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WHY are Millions of North Americans prohibited by law from accessing personal records that pertain to their historical, genetic and legal identities- because they were ADOPTED?

Nowhere on any adoption contract or in any legislation is it written that an adopted person can not possess their original birth certificate or why the birth certificate is withheld from the adoptee. Opposition to adopted persons possessing their original birth certificates will present legally unsupprted claims that a relinquishing mother has the right to privacy and to be protected from her daughter or son relinquished to adoption, therefore allowing a mother a lifetime of privacy and anonymity. This is discrimination. Relinquishing mothers do not seal their children's original birth certificates - the original birth certificates are sealed by state governments.


Asked by adopteeme at 7:03 PM on Jul. 19, 2008 in Politics & Current Events

Level 16 (3,092 Credits)
This question is closed.
Answers (4)
  • I feel bad that you haven't received a response. I'm sorry you're going through this and it does seem unfair. I'm not sure anyone here has an answer though. You have a valid point. Do you have a lawyer? Does the ACLU have a stance on this? I tried searching their site and "adoption" brings up a lot of gay rights stuff. Try contacting them because this sounds like a violation of your civil liberty. Good Luck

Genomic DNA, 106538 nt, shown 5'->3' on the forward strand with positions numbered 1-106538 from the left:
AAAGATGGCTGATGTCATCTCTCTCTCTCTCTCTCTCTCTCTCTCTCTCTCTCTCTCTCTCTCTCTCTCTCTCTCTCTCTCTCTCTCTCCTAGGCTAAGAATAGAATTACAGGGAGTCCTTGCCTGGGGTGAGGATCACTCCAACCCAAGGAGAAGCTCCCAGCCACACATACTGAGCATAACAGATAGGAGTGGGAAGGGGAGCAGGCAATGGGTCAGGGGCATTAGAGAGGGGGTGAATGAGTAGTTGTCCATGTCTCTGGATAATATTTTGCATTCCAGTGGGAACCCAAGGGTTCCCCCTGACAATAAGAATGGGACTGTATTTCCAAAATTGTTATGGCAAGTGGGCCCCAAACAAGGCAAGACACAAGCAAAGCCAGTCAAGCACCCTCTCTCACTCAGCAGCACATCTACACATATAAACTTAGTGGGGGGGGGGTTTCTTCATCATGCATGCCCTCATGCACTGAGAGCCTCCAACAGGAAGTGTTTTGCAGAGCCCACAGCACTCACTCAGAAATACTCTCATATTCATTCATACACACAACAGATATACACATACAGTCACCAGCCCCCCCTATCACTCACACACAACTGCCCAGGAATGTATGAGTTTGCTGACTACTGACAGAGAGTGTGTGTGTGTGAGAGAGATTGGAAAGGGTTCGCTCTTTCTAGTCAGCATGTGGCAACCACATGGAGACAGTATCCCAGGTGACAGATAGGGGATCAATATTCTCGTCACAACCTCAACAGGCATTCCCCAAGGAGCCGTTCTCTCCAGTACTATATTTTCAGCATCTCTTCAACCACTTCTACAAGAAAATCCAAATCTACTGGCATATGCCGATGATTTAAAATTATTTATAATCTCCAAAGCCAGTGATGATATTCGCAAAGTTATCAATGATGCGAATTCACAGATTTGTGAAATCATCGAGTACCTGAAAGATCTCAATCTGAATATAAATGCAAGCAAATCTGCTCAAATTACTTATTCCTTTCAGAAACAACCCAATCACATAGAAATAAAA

Answer by Gotoyourmoms at 9:19 AM on Jul. 21, 2008

  • The importance of family & health information is fairly new while privacy is a long standing issue. It will take a while for the laws to catch up and to find a way to balance the two issues. It will take people like you pushing for change. But it will probably end up as a balancing act between the two, not a complete change the other direction.

    Answer by kaycee14 at 1:16 PM on Jul. 21, 2008

  • There are some "adoptee" advocacy programs out there. I would suggest you check into those. I gave a child up for adoption 27 years ago. The adoptive parents and I made an agreement that he could look me up any time he wanted. He hasn't.
    Some adoptee's want to find birth parents, some don't. Can you imagine though...the circumstances where a very young woman gave birth, for the good of her child and herself, relinquished forward 20 years. Same woman now married with children. Can you imagine having someone show up on your doorstep? While I can sympathise with an adoptee wanting to know the people whose genetics they carry, I can also see the side of the adoptive Mother. My "other" children know about the one I put up for adoption, so it would not be a problem.

    Answer by Mom4Gma2 at 12:34 PM on Jul. 22, 2008

  • quotes from

    *The state must not keep secrets about its citizens; it must not withhold any personal information from them.

    * The state's job is to issue an original birth certificate to ANY citizen who requests it for himself or herself.

    * State governments must not have any special rules that apply only to adopted adults.

    * Adopted adults do not want any special treatment; they want to be treated like all other adult citizens

    * The state has NO compelling interest in adoptees after they reach the age of majority.


    Answer by adopteeme at 1:55 AM on Jul. 26, 2008